Is your life at risk and endangered if you are driving with your eyes off the road? Is it safe to walk down a dark and dangerous alley where you cannot see what is in front of you? Would it be a good idea to walk across the street without looking both ways first? The answer to all these questions are no. Why? Because in all three situations, there is a lack of vision. So, one can conclude that vision is of great importance to the visible world. Nevertheless, vision is also equally important in the invisible world. Because the most important things in our lives are invisible, vision into the invisible world is greatly needed to make life richer. The essentials to life: love, happiness, even grief and sorrow, are invisible now and forever, but vision allows us to see these and other intangible things. Vision allows us to draw the invisible world out. Unfortunately, the invisible world has always existed, except we were just too blind to see it, our visions were fogged. Likewise, the narrator from Ralph Ellison's Invisible Man is also blind. He lacks the vision he needs to realize that he is invisible to the world around him because he is naive and inexperienced. His inability to see outwardly parallels the inability to understand inwardly. However, the narrator's travel through the hero's journey is one of success. Although the narrator is invisible because he is naive, unclear of his own identity due to his fogged vision, and he assumes a series of false identities through his journey into the unknown, in the end, the narrator realizes his invisibility and begins to develop his own identity as his vision clarifies.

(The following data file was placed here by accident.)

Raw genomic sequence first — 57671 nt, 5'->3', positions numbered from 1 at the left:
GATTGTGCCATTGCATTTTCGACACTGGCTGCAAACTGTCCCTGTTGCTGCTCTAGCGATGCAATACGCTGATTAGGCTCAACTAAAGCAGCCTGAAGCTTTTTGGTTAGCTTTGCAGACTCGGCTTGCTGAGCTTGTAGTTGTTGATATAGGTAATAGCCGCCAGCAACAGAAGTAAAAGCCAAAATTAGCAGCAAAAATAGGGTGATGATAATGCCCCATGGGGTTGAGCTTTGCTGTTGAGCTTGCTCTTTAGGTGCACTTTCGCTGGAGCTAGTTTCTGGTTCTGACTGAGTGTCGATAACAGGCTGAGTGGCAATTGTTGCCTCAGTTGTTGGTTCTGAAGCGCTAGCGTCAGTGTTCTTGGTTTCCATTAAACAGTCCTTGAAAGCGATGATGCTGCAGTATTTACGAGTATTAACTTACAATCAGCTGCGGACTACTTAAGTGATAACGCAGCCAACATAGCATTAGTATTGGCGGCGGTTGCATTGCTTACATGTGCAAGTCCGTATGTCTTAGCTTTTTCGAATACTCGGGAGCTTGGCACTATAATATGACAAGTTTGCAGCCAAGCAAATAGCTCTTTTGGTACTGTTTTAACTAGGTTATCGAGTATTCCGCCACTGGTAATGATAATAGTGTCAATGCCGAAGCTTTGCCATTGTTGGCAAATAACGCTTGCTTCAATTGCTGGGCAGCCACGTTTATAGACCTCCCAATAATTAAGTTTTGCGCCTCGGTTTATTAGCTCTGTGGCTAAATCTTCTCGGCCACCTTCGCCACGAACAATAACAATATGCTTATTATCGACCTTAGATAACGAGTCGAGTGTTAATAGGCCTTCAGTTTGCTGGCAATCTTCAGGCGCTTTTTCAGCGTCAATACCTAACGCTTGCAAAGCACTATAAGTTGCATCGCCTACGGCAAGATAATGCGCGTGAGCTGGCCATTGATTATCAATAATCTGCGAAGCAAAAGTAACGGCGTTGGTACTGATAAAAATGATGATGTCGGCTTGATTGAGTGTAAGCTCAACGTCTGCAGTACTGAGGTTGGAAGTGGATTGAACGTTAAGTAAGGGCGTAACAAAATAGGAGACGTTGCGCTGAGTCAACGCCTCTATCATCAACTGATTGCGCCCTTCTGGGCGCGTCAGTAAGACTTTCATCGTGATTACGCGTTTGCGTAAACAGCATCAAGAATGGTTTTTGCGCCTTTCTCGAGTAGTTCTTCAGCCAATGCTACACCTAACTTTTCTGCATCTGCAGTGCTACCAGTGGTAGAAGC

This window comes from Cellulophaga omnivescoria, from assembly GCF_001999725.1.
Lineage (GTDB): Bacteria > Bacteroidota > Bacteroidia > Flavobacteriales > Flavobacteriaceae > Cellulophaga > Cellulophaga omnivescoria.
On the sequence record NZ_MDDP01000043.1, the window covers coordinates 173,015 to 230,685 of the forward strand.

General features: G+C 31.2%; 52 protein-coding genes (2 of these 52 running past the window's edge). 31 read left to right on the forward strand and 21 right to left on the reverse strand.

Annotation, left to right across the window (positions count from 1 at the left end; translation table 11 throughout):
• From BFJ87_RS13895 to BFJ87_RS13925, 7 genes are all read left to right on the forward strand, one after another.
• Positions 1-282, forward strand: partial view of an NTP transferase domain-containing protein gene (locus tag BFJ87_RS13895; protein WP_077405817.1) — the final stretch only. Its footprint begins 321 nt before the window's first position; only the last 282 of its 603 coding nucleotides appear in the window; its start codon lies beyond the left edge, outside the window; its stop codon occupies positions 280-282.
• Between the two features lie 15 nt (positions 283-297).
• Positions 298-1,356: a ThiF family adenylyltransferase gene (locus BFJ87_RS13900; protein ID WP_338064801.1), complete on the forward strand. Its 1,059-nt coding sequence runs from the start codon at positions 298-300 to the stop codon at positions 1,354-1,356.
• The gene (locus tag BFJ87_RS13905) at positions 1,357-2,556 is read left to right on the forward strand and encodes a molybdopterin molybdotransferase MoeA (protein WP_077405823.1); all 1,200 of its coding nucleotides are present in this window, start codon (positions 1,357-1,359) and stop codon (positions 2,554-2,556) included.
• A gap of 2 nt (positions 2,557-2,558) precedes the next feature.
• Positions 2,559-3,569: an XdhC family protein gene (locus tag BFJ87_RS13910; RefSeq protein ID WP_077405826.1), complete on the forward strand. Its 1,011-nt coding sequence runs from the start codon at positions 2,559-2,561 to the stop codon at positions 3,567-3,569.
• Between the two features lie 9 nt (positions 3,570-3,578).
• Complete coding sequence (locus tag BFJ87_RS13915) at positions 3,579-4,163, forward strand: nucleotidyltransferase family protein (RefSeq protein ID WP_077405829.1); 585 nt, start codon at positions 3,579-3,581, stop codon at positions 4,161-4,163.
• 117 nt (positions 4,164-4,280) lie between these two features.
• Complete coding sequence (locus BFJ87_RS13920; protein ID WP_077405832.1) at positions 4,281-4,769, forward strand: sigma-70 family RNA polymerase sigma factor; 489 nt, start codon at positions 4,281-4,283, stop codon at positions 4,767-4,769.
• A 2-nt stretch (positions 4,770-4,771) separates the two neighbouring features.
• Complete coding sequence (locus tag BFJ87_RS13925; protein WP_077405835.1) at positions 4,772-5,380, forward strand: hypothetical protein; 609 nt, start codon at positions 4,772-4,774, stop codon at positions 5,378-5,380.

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...when we fear or do not even know what our true self is. Hopefully, all of us will travel as successfully as the invisible man in our journey, and acquire this precious gift of vision, vision into both the visible and invisible world.
Bishop, Jack. Ralph Ellison. New York: Chelsea House Publishers, 1988.
Earl, Gerald. "Decoding Ralph Ellison" Essay obtained from IGC.org Summer '97. November 2002. <http://www.igc.org/dissent/archive/summer97/early.html
Ellison Ralph. Invisible Man. New York: The Modern Library, 1994.
Howe, Irving. "Review of: Ralph Ellison's Invisible Man" Pub. The Nation. 10 May 1952. 30 November 1999. <http://www.english.upenn.edu/~afilreis/50s/howe-on-ellison.html.
O'Meally, Robert, ed. New Essays on Invisible Man. Cambridge; New York: Cambridge University Press, 1988.
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